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The erythrodanus,1 by some called "ereuthodanus," and in Latin, "rubia," is quite a different plant. It is used for dyeing wool, and skins for leather are prepared with it. Used medicinally, it is a diuretic, and, employed with hydronel, it is turative of jaundice.2 Employed topically with vinegar, it leals lichens; and a potion is prepared from it for sciatica and paralysis, the patient while using it taking a bath daily. The root of it and the seed are effectual as an emmenagogue the act astringently upon the bowels, and disperse gatherings. The branches, together with the leaves, are applied to wounds inflicted by serpents; the leaves too have the property of staining the hair.3 I find it stated by some writers that this shrub is curative of jaundice, even if worn as an amulet only, and looked at every now and then.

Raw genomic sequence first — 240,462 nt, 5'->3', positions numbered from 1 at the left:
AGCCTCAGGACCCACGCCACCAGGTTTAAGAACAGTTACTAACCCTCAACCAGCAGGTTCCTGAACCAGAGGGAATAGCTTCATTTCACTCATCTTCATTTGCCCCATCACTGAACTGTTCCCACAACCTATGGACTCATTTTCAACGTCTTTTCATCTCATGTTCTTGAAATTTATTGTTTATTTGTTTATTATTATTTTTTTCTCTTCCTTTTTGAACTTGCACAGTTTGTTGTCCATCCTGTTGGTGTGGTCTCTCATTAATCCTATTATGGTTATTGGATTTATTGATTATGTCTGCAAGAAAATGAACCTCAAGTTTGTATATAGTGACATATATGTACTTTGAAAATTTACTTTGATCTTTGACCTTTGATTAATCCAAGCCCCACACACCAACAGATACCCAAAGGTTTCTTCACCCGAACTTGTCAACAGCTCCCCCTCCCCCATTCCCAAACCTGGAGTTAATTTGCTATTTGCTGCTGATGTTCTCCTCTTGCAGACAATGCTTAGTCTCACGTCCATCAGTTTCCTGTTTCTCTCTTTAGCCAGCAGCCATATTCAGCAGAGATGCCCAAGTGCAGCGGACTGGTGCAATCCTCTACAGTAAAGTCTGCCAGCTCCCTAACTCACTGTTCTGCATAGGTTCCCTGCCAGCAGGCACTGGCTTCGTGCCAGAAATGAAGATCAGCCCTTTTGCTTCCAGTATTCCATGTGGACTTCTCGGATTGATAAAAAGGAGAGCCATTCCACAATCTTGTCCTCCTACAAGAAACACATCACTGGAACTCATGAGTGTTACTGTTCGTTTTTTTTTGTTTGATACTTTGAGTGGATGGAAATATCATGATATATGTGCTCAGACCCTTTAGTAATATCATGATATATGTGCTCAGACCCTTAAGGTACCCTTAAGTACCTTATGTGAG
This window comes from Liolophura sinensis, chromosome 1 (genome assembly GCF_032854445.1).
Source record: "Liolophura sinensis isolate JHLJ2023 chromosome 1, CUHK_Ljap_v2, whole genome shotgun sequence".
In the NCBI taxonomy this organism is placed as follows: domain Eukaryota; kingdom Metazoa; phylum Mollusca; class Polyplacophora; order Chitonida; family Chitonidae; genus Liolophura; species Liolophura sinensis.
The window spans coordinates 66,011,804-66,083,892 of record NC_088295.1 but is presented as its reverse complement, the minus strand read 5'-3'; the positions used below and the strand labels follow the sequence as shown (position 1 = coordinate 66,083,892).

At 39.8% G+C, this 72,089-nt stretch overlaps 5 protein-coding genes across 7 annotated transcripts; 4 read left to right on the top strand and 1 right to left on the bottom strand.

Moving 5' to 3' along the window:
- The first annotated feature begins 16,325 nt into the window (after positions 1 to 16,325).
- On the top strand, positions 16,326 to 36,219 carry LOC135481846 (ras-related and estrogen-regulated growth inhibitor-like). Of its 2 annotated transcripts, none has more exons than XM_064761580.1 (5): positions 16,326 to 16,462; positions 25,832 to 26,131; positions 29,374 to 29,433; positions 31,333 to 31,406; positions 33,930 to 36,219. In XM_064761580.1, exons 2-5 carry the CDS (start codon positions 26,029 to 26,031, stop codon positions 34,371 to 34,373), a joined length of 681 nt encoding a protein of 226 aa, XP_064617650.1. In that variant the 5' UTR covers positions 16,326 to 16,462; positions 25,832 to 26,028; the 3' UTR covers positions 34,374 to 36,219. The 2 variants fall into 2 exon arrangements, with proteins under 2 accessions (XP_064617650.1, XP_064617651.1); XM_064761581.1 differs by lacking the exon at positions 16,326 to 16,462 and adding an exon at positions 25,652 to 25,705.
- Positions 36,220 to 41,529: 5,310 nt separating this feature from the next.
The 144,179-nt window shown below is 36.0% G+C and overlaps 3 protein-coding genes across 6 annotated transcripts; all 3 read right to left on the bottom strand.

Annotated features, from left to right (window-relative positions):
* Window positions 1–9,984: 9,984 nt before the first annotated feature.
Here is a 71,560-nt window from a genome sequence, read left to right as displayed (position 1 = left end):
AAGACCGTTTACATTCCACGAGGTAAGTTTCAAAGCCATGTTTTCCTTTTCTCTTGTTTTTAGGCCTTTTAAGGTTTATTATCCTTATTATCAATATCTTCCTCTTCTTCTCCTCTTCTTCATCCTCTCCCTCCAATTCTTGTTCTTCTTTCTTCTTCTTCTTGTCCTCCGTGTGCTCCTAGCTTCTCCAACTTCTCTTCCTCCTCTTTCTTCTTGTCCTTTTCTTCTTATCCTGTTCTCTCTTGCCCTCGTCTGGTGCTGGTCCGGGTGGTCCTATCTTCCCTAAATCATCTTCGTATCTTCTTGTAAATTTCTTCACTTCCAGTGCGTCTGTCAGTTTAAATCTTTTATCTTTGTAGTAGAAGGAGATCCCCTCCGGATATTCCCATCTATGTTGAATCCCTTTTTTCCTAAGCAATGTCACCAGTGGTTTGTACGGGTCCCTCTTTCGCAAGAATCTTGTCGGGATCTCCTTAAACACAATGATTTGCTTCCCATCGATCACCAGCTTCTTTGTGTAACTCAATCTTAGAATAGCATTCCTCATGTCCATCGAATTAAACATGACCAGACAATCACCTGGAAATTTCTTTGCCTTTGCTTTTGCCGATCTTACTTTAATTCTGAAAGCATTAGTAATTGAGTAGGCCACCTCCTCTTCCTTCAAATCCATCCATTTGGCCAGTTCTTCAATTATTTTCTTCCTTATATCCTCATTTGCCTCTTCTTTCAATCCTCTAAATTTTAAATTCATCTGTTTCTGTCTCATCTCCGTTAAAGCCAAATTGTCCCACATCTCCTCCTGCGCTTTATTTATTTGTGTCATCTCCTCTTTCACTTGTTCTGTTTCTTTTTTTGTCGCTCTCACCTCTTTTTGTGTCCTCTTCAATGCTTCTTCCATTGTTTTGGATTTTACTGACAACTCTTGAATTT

1 "Red rose;" our madder. See B. xix. c. 17. Beckmann is of opinion that the "sandix" of B. xxxv. c. 12, is our madder, and identical with the rubia. It is not improbable, however, that in reality it was a mineral. Fée Beckmann's Hist. Inv. Vol. II. p. 110, Bohn's Ed.

2 Fée sys that it does not possess this property.

3 Major has no coloring matter which can produce any effect upon the hair.

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